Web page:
There’s more to packing a carry-on luggage than meets the eye.
Not only are there certain rules and regulations to follow for each airline, but you want to make traveling more convenient and easy, not harder.
Here’s what not to do when packing a carry on:
Don’t Bring Liquids or Gels Larger Than 3.4 Ounces
If you’re traveling with a full-size bottle of shampoo or sunscreen, it must go in your checked bag, not your carry-on.
The world’s airports restrict liquid/gel items in your hand luggage to bottles no larger than 3.4 ounces (100 milliliters); they all must fit within a single quart-size (or liter-size) zip-top plastic bag.
Don’t Pack Other Prohibited Items
Each country’s government has slightly different rules about what can and can’t be brought aboard a plane, but as a general rule you should never put any of the following in your carry-on: firearms, explosives, baseball bats or other sporting equipment that could be used as weapons, self-defense sprays (such as mace), and sharp objects such as knives and safety razors.
Don’t Bury Your Liquids and Gels Deep in Your Bag
Save time in the security line by making sure your plastic bag of liquids and gels is right at the top of your carry-on or in an easily accessible pocket—that way you’re not digging around for it while the passengers behind you tap their toes in irritation.
Same goes for laptops and electronics.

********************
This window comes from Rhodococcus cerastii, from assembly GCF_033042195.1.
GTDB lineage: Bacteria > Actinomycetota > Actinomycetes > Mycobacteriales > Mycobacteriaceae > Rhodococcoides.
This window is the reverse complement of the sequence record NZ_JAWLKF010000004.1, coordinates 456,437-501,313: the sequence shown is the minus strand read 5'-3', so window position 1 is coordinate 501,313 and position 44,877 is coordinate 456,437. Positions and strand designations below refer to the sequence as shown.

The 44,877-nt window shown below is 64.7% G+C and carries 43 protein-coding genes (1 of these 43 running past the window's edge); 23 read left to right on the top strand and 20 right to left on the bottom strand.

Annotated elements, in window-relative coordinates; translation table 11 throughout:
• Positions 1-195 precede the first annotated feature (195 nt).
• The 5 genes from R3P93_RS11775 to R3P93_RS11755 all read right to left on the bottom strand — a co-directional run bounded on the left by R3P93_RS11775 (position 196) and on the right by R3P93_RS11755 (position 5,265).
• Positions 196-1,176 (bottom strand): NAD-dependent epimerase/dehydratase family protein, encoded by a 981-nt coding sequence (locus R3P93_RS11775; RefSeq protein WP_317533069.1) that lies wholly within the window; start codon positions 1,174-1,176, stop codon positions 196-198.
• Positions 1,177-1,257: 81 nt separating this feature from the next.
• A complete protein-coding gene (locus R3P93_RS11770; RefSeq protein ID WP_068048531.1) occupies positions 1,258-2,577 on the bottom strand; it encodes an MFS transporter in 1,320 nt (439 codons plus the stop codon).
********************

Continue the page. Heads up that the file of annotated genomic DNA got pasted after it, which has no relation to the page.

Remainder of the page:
Don’t pack too much
You’re aware that checked bags are subject to extra fees if they’re overweight or oversized—but did you know that many airlines weigh carry-on bags as well?
When choosing a carry-on luggage you will also want to choose a lightweight option.
If you are looking for a lightweight carry-on luggage, you can find some great options here.
Don’t Forget Your In-Flight Essentials
Especially for longer flights, you’ll want to stock our carry-on bag with must-haves such as earbuds/headphones (some airlines charge for these), antibacterial hand sanitizer (to help you avoid in-flight germs), an eye mask, a travel pillow, and plenty of reading material.
Don’t Assume Your Carry-on Won’t Be Gate-Checked
Even if your bag is perfectly within your airline’s weight and size limits, you might still have to check it at the gate if the plane is very full or it’s a smaller aircraft than expected.
Just in case this happens to you, make sure everything truly vital—travel documents, pricey gadgets, medicine—is stowed in the personal item you keep with you, not in the carry-on you gate-check.
Also, make sure there’s a luggage tag on your carry-on; gate-checked bags are occasionally mishandled just as regular checked bags are, and you’ll want your contact information on the bag in case your airline sends it astray.